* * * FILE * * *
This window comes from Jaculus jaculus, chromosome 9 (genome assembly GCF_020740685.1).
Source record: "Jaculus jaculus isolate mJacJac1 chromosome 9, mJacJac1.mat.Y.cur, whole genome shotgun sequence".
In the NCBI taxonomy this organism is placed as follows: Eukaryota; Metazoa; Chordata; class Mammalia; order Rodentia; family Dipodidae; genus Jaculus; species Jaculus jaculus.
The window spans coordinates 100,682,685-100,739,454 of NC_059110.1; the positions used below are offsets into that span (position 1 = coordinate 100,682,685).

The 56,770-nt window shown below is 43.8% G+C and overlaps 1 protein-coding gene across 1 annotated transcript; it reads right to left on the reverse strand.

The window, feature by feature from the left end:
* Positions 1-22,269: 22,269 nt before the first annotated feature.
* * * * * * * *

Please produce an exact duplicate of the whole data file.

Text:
This window comes from Jaculus jaculus, chromosome 9 (genome assembly GCF_020740685.1).
Source record: "Jaculus jaculus isolate mJacJac1 chromosome 9, mJacJac1.mat.Y.cur, whole genome shotgun sequence".
In the NCBI taxonomy this organism is placed as follows: Eukaryota; Metazoa; Chordata; class Mammalia; order Rodentia; family Dipodidae; genus Jaculus; species Jaculus jaculus.
The window spans coordinates 100,682,685-100,739,454 of NC_059110.1; the positions used below are offsets into that span (position 1 = coordinate 100,682,685).

The 56,770-nt window shown below is 43.8% G+C and overlaps 1 protein-coding gene across 1 annotated transcript; it reads right to left on the reverse strand.

The window, feature by feature from the left end:
* Positions 1-22,269: 22,269 nt before the first annotated feature.